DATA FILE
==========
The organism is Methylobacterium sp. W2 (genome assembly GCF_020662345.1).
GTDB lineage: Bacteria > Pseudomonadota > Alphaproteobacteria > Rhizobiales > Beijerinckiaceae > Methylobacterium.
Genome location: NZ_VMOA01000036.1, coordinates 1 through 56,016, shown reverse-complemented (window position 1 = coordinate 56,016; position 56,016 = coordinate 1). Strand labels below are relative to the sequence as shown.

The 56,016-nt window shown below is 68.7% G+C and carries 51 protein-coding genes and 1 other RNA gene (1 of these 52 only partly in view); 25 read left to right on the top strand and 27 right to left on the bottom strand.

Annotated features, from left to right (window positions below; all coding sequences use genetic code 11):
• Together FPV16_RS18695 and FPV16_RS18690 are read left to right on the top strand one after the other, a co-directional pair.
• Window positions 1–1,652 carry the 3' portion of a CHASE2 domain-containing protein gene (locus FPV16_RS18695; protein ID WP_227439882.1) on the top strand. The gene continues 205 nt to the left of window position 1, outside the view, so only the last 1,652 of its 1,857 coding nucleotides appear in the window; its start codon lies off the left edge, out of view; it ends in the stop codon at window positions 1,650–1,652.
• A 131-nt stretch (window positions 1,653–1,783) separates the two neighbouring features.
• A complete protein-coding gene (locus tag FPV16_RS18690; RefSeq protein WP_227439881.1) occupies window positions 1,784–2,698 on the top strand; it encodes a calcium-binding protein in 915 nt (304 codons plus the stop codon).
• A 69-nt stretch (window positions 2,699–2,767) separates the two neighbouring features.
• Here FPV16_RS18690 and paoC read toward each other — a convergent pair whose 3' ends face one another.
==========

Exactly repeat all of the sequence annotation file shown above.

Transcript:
The organism is Methylobacterium sp. W2 (genome assembly GCF_020662345.1).
GTDB lineage: Bacteria > Pseudomonadota > Alphaproteobacteria > Rhizobiales > Beijerinckiaceae > Methylobacterium.
Genome location: NZ_VMOA01000036.1, coordinates 1 through 56,016, shown reverse-complemented (window position 1 = coordinate 56,016; position 56,016 = coordinate 1). Strand labels below are relative to the sequence as shown.

The 56,016-nt window shown below is 68.7% G+C and carries 51 protein-coding genes and 1 other RNA gene (1 of these 52 only partly in view); 25 read left to right on the top strand and 27 right to left on the bottom strand.

Annotated features, from left to right (window positions below; all coding sequences use genetic code 11):
• Together FPV16_RS18695 and FPV16_RS18690 are read left to right on the top strand one after the other, a co-directional pair.
• Window positions 1–1,652 carry the 3' portion of a CHASE2 domain-containing protein gene (locus FPV16_RS18695; protein ID WP_227439882.1) on the top strand. The gene continues 205 nt to the left of window position 1, outside the view, so only the last 1,652 of its 1,857 coding nucleotides appear in the window; its start codon lies off the left edge, out of view; it ends in the stop codon at window positions 1,650–1,652.
• A 131-nt stretch (window positions 1,653–1,783) separates the two neighbouring features.
• A complete protein-coding gene (locus tag FPV16_RS18690; RefSeq protein WP_227439881.1) occupies window positions 1,784–2,698 on the top strand; it encodes a calcium-binding protein in 915 nt (304 codons plus the stop codon).
• A 69-nt stretch (window positions 2,699–2,767) separates the two neighbouring features.
• Here FPV16_RS18690 and paoC read toward each other — a convergent pair whose 3' ends face one another.